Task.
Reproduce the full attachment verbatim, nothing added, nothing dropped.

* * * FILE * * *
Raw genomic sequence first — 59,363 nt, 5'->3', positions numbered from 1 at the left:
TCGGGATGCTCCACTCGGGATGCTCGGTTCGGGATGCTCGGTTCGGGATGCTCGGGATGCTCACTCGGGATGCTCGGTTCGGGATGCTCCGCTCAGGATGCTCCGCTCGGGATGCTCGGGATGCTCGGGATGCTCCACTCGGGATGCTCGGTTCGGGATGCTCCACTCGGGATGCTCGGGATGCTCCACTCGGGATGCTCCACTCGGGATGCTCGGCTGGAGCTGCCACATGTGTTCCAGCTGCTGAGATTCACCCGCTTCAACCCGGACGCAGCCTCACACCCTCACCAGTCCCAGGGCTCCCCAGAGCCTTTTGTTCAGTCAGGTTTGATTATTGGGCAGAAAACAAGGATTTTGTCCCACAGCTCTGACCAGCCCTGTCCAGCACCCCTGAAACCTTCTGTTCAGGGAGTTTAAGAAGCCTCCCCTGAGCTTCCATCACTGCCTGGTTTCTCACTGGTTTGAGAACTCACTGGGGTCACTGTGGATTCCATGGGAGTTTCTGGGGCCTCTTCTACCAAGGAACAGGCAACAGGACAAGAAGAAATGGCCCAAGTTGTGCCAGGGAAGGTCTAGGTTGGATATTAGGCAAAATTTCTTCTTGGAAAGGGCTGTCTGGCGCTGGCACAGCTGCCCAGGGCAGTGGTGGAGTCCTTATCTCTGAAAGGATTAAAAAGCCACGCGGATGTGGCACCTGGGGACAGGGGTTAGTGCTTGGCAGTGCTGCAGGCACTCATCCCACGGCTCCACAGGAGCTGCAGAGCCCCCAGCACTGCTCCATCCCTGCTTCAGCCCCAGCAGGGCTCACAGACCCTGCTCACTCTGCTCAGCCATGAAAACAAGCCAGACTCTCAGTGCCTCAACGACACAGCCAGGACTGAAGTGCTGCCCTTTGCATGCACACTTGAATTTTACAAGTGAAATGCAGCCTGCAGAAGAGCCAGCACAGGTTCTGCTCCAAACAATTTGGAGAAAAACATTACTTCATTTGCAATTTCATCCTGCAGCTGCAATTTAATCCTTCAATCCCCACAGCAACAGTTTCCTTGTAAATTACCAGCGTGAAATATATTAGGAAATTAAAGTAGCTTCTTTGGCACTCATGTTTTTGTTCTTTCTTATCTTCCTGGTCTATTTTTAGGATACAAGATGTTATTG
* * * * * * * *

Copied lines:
Raw genomic sequence first — 59,363 nt, 5'->3', positions numbered from 1 at the left:
TCGGGATGCTCCACTCGGGATGCTCGGTTCGGGATGCTCGGTTCGGGATGCTCGGGATGCTCACTCGGGATGCTCGGTTCGGGATGCTCCGCTCAGGATGCTCCGCTCGGGATGCTCGGGATGCTCGGGATGCTCCACTCGGGATGCTCGGTTCGGGATGCTCCACTCGGGATGCTCGGGATGCTCCACTCGGGATGCTCCACTCGGGATGCTCGGCTGGAGCTGCCACATGTGTTCCAGCTGCTGAGATTCACCCGCTTCAACCCGGACGCAGCCTCACACCCTCACCAGTCCCAGGGCTCCCCAGAGCCTTTTGTTCAGTCAGGTTTGATTATTGGGCAGAAAACAAGGATTTTGTCCCACAGCTCTGACCAGCCCTGTCCAGCACCCCTGAAACCTTCTGTTCAGGGAGTTTAAGAAGCCTCCCCTGAGCTTCCATCACTGCCTGGTTTCTCACTGGTTTGAGAACTCACTGGGGTCACTGTGGATTCCATGGGAGTTTCTGGGGCCTCTTCTACCAAGGAACAGGCAACAGGACAAGAAGAAATGGCCCAAGTTGTGCCAGGGAAGGTCTAGGTTGGATATTAGGCAAAATTTCTTCTTGGAAAGGGCTGTCTGGCGCTGGCACAGCTGCCCAGGGCAGTGGTGGAGTCCTTATCTCTGAAAGGATTAAAAAGCCACGCGGATGTGGCACCTGGGGACAGGGGTTAGTGCTTGGCAGTGCTGCAGGCACTCATCCCACGGCTCCACAGGAGCTGCAGAGCCCCCAGCACTGCTCCATCCCTGCTTCAGCCCCAGCAGGGCTCACAGACCCTGCTCACTCTGCTCAGCCATGAAAACAAGCCAGACTCTCAGTGCCTCAACGACACAGCCAGGACTGAAGTGCTGCCCTTTGCATGCACACTTGAATTTTACAAGTGAAATGCAGCCTGCAGAAGAGCCAGCACAGGTTCTGCTCCAAACAATTTGGAGAAAAACATTACTTCATTTGCAATTTCATCCTGCAGCTGCAATTTAATCCTTCAATCCCCACAGCAACAGTTTCCTTGTAAATTACCAGCGTGAAATATATTAGGAAATTAAAGTAGCTTCTTTGGCACTCATGTTTTTGTTCTTTCTTATCTTCCTGGTCTATTTTTAGGATACAAGATGTTATTG